Morgan Stanley just closed its base metals trading business as commodities disproportionately hit by cuts
Morgan Stanley has closed its London base metals trading business as headhunters say the bank's commodities trading operation has been disproportionately hit by the layoffs in its fixed income trading business.
The bank isn't commenting on its redundancies, but headhunters and insiders say the base metals business has been closed with the loss of at least 10 jobs. The precious metals trading team will continue to operate.
It wasn't long ago that Morgan Stanley was building up its broader commodities trading business. It hired Nigel Felgate from Bank of America Merrill Lynch as head of power and gas trading for Europe in November 2014. However, Felgate was no longer registered as working for the bank when we called - despite still working there according to the FCA Register.
Morgan Stanley also sold its oil trading business to Castleton Commodities in May.
Headhunters said Morgan Stanley's commodities business has suffered particularly hard as the bank makes 25% of its fixed income staff redundant. It's not just the traders who are being cut - a large number of commodities compliance staff are also said to have been let go.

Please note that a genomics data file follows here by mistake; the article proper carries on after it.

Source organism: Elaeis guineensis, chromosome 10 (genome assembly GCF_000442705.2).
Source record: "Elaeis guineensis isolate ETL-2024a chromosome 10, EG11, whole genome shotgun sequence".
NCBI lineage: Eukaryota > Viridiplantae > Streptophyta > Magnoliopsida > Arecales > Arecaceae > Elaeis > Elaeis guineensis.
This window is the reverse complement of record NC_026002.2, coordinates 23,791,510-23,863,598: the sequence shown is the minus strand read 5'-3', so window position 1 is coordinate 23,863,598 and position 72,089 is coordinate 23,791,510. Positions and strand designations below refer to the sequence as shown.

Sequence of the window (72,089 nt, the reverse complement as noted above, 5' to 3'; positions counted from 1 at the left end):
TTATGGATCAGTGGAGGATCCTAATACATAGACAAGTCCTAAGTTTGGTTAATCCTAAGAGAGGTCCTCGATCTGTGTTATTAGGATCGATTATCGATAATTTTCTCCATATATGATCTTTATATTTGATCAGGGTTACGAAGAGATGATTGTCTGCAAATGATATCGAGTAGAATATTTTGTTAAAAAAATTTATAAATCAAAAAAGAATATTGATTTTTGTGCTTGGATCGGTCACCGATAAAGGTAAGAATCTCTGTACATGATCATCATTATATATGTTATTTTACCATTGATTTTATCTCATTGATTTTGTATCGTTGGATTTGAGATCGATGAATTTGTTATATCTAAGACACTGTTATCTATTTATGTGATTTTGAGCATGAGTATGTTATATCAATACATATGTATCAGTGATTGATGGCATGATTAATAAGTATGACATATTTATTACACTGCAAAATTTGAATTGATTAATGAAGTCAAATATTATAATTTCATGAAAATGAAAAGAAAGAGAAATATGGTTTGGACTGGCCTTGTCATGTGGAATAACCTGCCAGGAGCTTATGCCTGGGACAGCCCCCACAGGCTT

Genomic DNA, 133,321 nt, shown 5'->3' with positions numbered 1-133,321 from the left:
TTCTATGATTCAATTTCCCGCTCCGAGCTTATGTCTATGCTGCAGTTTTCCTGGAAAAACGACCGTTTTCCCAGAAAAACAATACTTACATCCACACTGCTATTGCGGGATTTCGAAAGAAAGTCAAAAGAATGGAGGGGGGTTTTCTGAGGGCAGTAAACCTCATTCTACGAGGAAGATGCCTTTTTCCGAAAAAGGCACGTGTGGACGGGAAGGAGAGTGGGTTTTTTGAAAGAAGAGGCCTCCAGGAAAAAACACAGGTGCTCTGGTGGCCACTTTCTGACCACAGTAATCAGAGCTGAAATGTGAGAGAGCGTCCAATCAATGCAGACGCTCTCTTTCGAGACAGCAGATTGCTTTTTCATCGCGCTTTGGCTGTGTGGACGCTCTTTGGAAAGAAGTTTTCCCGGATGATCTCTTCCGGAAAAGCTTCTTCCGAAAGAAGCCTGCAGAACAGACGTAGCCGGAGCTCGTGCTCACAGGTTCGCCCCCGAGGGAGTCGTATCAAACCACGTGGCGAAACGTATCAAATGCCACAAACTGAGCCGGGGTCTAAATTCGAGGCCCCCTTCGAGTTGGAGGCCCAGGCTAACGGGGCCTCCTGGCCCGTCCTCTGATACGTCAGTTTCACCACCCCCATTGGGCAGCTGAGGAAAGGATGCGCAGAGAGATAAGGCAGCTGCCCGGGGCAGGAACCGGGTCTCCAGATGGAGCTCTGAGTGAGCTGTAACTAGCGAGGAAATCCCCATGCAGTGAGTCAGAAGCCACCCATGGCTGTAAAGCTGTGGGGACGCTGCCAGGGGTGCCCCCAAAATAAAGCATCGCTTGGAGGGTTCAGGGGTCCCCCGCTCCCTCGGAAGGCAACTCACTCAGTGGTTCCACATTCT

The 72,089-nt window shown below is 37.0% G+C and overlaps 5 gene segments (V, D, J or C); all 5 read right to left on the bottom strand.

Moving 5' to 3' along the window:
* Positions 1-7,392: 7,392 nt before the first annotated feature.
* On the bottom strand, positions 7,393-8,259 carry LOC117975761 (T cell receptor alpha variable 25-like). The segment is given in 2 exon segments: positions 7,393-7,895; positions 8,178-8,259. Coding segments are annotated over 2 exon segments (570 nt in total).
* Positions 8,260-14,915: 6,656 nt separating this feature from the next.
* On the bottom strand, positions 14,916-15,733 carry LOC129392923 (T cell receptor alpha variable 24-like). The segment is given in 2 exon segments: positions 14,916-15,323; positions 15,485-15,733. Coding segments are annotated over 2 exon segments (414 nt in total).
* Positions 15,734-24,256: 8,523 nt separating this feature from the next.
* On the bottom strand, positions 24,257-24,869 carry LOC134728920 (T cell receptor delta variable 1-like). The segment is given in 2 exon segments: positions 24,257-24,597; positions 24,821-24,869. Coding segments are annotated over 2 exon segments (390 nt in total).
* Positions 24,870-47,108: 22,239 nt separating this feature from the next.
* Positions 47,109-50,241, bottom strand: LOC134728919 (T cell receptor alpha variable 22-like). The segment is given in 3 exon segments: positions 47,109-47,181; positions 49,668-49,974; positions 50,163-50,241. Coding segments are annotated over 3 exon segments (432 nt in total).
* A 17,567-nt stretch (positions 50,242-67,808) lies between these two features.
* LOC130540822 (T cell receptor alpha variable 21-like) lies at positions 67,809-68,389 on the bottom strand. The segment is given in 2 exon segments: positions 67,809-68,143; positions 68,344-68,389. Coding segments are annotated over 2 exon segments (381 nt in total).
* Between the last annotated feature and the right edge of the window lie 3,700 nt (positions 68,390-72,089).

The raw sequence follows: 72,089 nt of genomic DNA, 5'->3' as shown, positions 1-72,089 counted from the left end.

By comparison, traders in areas like rates seem to have been comparatively unaffected. Only one, Michael Barron, is claimed to have exited so far. Barron remains at Morgan Stanley according to the FCA Register, but there was no answer at his desk when we called.
The closure of the base metals trading business follows the departure of Ben Cross, former global head of metals trading at the bank, last May.
Bloomberg reported that Morgan Stanley is cutting 1,200 fixed income jobs in total, of which 470 are in the front office.
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